Sony Ericsson w810i Mini Review

April 21, 2007

Last week I bought a new cell phone; a Sony Ericsson w810i from Cingular AT&T. My last phone was purchased years ago, back when even having a color screen was a high-end luxury option, so I’ve been having fun with all the new features on the w810i. In case anyone else is considering using this phone with a Macintosh, here’s a short summary of my experience so far.

Bluetooth Internet

Internet access works great from my PowerBook. Once I paired the phone with my laptop, all I had to do was click the bluetooth menu icon and select ‘Join Network on W810i’. That’s much easier than I would have expected. It’s going to be great the next time I go on vacation; no more trips to the public library just to check my email over the wireless network.

iSync Compatibility

Address Book syncing works, but in a kind of poor way. It’s all done through iSync, and while names, phone numbers and email addresses all seem to transfer fine, the phone itself doesn’t always know how to parse these fields. The biggest issue is with extensions. If I have a phone number in Address Book formatted as (555)555-5555 x555, the phone tries to dial 555 555 5555 555. With the extra three digits at the end, the call doesn’t go through and I receive a recorded error message instead. I guess if I want to sync with Address Book I have to remove any extensions, which is very disappointing.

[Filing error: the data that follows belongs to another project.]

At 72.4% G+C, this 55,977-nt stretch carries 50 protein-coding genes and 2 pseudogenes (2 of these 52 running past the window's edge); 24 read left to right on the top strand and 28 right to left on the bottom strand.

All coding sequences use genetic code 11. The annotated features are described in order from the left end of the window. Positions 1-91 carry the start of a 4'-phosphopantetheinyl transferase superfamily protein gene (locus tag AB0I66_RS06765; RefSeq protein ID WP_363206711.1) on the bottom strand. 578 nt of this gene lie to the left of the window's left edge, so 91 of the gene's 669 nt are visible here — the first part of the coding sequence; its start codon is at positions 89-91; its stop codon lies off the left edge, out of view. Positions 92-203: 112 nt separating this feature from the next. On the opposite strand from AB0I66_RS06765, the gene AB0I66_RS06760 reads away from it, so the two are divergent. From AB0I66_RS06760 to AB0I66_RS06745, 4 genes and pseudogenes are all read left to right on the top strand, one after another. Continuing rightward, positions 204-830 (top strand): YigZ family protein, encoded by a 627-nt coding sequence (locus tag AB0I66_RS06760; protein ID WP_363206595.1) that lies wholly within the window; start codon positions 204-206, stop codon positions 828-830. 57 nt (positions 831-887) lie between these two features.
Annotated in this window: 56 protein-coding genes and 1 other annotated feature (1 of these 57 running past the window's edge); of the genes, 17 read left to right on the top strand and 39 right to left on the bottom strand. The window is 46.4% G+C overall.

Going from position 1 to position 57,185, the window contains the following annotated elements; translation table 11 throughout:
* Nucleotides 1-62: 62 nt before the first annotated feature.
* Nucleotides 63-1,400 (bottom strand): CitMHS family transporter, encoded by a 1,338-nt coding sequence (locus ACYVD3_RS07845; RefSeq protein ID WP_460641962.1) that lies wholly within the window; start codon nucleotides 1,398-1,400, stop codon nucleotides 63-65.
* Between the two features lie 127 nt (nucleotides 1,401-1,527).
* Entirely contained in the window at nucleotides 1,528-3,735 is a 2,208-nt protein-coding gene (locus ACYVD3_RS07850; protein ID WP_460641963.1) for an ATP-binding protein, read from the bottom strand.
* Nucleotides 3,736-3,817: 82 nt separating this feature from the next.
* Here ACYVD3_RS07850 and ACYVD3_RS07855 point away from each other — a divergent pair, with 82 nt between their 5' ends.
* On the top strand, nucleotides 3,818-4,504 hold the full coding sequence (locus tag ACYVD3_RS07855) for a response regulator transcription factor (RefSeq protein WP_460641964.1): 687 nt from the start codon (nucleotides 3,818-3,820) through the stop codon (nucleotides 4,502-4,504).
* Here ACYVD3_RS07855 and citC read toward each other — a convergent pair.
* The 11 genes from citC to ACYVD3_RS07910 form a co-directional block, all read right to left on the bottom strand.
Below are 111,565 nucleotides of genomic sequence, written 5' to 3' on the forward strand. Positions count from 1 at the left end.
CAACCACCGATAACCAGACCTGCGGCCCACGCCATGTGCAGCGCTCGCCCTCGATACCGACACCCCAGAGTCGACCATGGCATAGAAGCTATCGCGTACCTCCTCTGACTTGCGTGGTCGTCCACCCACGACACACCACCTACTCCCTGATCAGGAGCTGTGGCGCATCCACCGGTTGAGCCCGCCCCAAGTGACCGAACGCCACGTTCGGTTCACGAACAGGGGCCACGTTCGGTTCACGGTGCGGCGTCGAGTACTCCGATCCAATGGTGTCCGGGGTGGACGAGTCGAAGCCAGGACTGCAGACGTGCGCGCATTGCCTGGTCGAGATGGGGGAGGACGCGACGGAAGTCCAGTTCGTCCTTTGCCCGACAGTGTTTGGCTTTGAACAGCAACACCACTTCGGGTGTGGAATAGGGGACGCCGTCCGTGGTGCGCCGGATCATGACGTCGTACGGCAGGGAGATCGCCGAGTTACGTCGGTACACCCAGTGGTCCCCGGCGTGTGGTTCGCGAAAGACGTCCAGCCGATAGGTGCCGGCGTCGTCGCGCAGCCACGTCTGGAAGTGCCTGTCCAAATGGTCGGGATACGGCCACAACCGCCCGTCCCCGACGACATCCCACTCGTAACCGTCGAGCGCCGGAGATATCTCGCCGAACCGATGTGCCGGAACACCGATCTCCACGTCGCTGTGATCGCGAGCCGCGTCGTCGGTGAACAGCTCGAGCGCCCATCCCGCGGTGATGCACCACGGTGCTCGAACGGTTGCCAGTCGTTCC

Although Address Book lets you dial numbers and send SMS messages through bluetooth, these features don’t work with the w810i. I’ve read that there’s an unofficial work-around, but I haven’t bothered with it yet.

iCal syncing also goes through iSync, and although I haven’t used it much it seems to work fine.

File Transfers

File transfers work great using bluetooth. I’ve tested it by sending and receiving a few photos and songs, and I haven’t run into any issues. The phone also comes with a USB cable, but I haven’t found a need for it yet. If you’re going to be transferring a large number of files, I’d suggest buying a card reader for the memory stick (the phone includes a 256MB card). Bluetooth works great, but it’s still a little slow.

Camera Capability

As a camera, the phone is fine. 2MP, autofocus, and it even has a very powerful LED light that works as a decent flash. The shots are a little grainy, but it is a camera phone after all. I took some shots of a band playing in a dark nightclub last week, and they turned out surprisingly good.

Media Player

The FM radio is neat, even though I didn’t buy the phone for it’s media capabilities. The best feature is that when you’re browsing stations, the phone shows you the name of the station along with the frequency. Very useful if you’re traveling and not familiar with the local radio stations.

The music player itself seems decent enough, but I doubt it will ever replace my iPod.


The built-in email application is extremely disappointing. It only supports a few providers (Yahoo!, MSN, and AOL basically), and even if I did use one of them I doubt I’d care too much for the client application. I know you can download GMail and other java clients, but you still lose push email and you can’t replace the big email icon on the main menu with your preferred application.

I’ve also been playing around with Google Maps and a few other java applications, but that’s really getting off the topic of the phone itself.

Feel free to leave a comment if there are any other features I should look into.

Marc Charbonneau is a mobile software engineer in Portland, OR. Want to reply to this article? Get in touch on Twitter @mbcharbonneau.